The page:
16th Anniversary of the death of US diplomats and French soldier in Igman

The Tragic Event that Led to Peace Negotiations

Written by: Daniel Omeragić

{artsexylightbox}Once again, on 19th August, at the Igman Memorial, honor was paid to three US diplomats – Assistant Defense Secretary Joseph Kruzel (1945), Special Envoy for Former Yugoslavia Robert Frasure (192) and US Military Air Force Colonel Samuel Nelson Drew (1948) – as well as French soldier Stephan Reault (1975), who lost their lives in 1995 when coming to a peace mission in Sarajevo.

Following the steep and curvy cobble stone road going from Hrasnica up the mountain, rising above the Sarajevo field, numerous delegations, representatives of Bosnia and Herzegovina, Federation of BiH, Sarajevo Canton and the City of Sarajevo, as well as the US and French Embassies came to lay wreaths on the place where these four brave men were killed, remembering also their role in finalizing the war. It is the same road the creator of the Dayton Agreement, Richard Holbrooke described in the introduction part of his memoir book “To End a War” as the most dangerous in Europe.

The most dangerous road in Europe

“The Mount Igman route to Sarajevo was often described as the most dangerous road in Europe. Parts of the road, a narrow, winding, red-dirt track originally used only by farmers and shepherds, were controlled by Serb machine gunners, who regularly shot at U.N. vehicles trying to reach the Bosnian capital. The roadbed itself had little foundation and no reinforcement along its sides, and in several of its narrower sections it was difficult for two cars to pass each other. The wreckage of vehicles that had slid off the road or been hit by Serb gunners littered the steep slopes and ravines. In the summer of 1995, however, with the airport closed by Serb artillery, the two-hour drive over Mount Igman was the only way to reach Sarajevo without going through Bosnian Serb lines.

The Chief European negotiator, Carl Bildt of Sweden, had been shot at crossing Serb territory only weeks earlier. He urged us not to use the Igman road. But without visiting the Bosnia’s beleaguered capital we could not carry out our mission. On August 15, we made our first attempt, taking a United Nations helicopter from the Croatian coastal town of Split to a landing zone high on Mount Igman, after which we would drive in armored vehicles to Sarajevo. Our helicopter was unable to find a break in the heavy clouds over the landing site. After circling for several unpleasant hours, we returned, frustrated and tired, to Split …“,  wrote Holbrooke.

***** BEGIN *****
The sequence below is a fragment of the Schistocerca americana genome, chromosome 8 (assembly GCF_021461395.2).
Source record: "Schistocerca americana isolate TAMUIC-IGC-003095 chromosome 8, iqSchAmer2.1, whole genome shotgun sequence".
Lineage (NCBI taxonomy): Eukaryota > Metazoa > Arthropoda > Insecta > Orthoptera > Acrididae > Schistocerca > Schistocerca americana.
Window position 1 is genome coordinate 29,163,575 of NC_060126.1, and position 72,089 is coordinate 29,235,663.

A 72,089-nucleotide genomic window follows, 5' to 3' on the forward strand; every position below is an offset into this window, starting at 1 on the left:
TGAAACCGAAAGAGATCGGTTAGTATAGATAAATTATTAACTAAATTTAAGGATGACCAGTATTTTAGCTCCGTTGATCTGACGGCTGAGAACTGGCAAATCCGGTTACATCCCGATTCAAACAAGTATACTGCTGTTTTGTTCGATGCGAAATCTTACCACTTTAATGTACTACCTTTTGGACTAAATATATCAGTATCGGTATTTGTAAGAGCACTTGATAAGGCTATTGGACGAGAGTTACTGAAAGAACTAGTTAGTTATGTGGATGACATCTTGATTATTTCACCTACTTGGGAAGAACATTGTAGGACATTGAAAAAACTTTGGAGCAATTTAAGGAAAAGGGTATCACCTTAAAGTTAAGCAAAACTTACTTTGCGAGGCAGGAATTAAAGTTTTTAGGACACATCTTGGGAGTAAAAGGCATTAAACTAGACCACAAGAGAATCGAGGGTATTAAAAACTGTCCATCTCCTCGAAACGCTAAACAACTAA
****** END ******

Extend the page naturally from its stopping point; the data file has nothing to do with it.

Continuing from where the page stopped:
The US Mission members had previously attended negotiations in Belgrade with Serbian President Slobodan Milošević, from whom they had tried to get guarantees for their safe arrival in Sarajevo which was besieged by Serb forces.


“It is disgraceful that President Clinton’s peace mission has to travel to Sarajevo by such a slow and dangerous route. In order to negotiate e must be able to move rapidly between here and Sarajevo. We have already been in the area for almost a week and we haven’t been able to get there. It is ridiculous. You claim to want peace. I ask you now to arrange for us to fly to Sarajevo or to guarantee that we can use a safer land route without any interference from the Bosnian Serbs,” Holbrooke requested from Milošević.

After Milošević answered that he could not provide guarantees, but instead he would ask the Commander of Bosnian Serb Army, Ratko Mladić not to cause problems, Holbrooke and Freiser agreed that they had no other choice but to fly by helicopter via Split to Igman and then to Sarajevo. The flight was without any problems. However, at one of the narrow curves, the French Army transporter which was supposed to take them to Sarajevo and in which the three US diplomats were sitting, slipped into a deep abyss.


Going out from dead end street

Kruzel, Frasure and Drew were the first Americans who lost their lives during the war in Bosnia and Herzegovina. Their tragic death only strengthened the United States of America further and in summer 1995 they started a strong diplomatic activity in the Balkans, convinced that it was necessary to establish  peace as soon as possible.

US State Secretary Assistant at the time, Richard Holbrooke visited Sarajevo on 8th and 9th January 1995. The purpose of his visit, as he pointed out, was to confirm support to integrity of RBiH and consider the future plans of the Contact Group. The Head of French diplomacy, Alan Juppe stated in French Le Monde on late January that year, that the only way of getting out of the dead-end street that the Contact Group was in, would be organizating a summit of the main protagonists of the tragedy and a new international conference. Such a decision of the European Union, which put the crisis in BiH in a broader context, was a result of the previous summit in Munich on the topic of support to the Federation of BiH, which was a precondition for successful end of peace process in Bosnia and Herzegovina. The meeting in the Bavarian capital – which was the first verification of the Project of the Federation of BiH by the European Union – was chaired by Holbrooke.